Philly schools commissioner Simms defends her action at film screening [video]

Thursday night will be the first Philadelphia School Reform Commission meeting since it terminated the teachers contract in a surprise meeting last week.

The event was already expected to attract a firestorm of protest, but emotions may have been further fanned by School Reform Commissioner Sylvia Simms scolding students at a film screening Wednesday night.

Simms organized a movie night for parents to screen the Maggie Gyllenhaal film “Won’t Back Down,” which offers a critical portrait of teachers unions as the protagonist fights to turn her child’s school into a charter.

Students in the advocacy organization Philly Student Union objected to the film and, about 20 minutes into the screening, started chanting.

In a video that’s circulated the Internet, a visibly upset Simms seems to scold students for interrupting her event.

Exact phrasing is hard to decipher over the sound of the students, but Philly Student Union Executive Director Hiram Rivera said he heard Simms say: “You kids must be going to a failing school” and “You belong in jail.”

Simms offered an olive branch through two tweets Thursday. 

Students of @215studentunion I want to hear what you have to say also – and I’d like for you to hear me too. Let’s meet! #PhlEd

— Sylvia P. Simms (@Spsimms1) October 16, 2014

I believe in the power of parent action. Peace to the kids who expressed their opinions! #PhlEd

— Sylvia P. Simms (@Spsimms1) October 16, 2014

In a telephone interview Thursday afternoon, Simms said she wanted to “clear up the confusion” on the matter.

“I and other parents thought what they did was very disrespectful, not what they did, but just the timing,” said Simms.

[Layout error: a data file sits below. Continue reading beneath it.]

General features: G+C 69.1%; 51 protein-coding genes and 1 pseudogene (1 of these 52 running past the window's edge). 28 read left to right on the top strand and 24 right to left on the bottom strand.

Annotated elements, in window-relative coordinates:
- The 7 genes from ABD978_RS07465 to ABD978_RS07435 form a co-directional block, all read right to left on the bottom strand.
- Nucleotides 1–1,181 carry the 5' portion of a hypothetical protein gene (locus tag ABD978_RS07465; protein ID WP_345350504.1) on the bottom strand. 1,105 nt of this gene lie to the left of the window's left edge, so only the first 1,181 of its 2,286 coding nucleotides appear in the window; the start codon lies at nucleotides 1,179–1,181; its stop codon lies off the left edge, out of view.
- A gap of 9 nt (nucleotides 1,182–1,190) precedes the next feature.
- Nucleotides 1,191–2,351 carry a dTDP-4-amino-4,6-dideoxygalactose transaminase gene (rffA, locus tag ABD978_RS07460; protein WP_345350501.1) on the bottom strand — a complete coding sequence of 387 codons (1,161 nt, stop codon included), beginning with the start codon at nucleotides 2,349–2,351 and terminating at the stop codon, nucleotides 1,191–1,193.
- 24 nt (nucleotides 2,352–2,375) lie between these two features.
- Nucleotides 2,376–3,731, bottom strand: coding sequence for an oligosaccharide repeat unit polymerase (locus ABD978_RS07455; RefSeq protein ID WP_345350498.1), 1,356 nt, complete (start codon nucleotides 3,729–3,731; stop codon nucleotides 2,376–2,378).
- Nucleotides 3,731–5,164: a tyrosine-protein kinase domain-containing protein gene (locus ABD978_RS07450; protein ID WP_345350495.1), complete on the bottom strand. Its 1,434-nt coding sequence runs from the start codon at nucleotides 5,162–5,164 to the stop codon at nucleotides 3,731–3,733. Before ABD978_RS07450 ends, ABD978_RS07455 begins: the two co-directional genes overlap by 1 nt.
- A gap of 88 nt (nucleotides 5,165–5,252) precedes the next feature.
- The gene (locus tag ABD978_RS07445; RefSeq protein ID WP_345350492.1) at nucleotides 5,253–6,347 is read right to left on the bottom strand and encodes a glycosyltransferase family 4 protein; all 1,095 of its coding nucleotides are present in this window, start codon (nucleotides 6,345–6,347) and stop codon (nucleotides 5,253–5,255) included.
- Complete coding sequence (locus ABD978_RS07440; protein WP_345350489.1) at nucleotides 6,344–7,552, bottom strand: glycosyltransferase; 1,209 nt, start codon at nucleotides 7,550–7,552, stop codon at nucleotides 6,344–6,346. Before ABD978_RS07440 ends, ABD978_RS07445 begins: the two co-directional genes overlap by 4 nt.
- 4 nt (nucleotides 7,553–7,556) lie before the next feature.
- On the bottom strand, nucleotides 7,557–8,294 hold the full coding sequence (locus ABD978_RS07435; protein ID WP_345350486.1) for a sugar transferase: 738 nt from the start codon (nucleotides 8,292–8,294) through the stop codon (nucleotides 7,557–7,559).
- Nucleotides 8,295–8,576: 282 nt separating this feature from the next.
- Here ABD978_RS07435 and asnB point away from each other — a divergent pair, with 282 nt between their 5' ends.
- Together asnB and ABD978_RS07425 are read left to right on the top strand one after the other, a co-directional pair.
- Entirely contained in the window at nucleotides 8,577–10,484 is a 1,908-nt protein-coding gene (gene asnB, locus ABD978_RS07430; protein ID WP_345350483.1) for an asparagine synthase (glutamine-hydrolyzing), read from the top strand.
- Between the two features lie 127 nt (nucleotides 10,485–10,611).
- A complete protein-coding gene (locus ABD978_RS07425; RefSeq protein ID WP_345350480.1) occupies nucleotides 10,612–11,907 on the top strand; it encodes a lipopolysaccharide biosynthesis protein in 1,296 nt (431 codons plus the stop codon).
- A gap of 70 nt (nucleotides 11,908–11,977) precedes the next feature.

Simms fell short of apologizing.  She also refuted the quotes Rivera attributed to her and Women’s Christian Alliance, an organization her sister Quibila Divine works for, which was a co-sponsor of the film screening. Simms’ group Parent Power and the school district were the other sponsors.

“I didn’t say ‘you children are going to a failing school.’ I was asking the children what school they go to,” said Simms.

“I’m against children getting locked up, number one,” said Simms. “That was not my mission and I would never try to get children locked up for just trying to be who they are.”

Lorri Shorr, the city’s chief education officer, addressed the flap Thursday afternoon, calling it an exercise in democracy.

Simms “was bringing parents together to help empower them to be productive change agents in their schools. The students wanted to protest some other message they perceived in the film,” Shorr said in an emailed statement. “That’s really all there is to it.

“From what I understand, everyone eventually got what they wanted in the end. The movie was viewed. The students made their voices heard,” she continued. “That’s democracy in action, as far as I’m concerned.”

Rivera defended the students’ choice not to wait until after the film to protest.

“The time for civil conversation is over. We’ve been going through this for the past two years now,” Rivera said. “There was no civil conversations when families and parents and teachers went and begged the SRC not to close their schools.”

 

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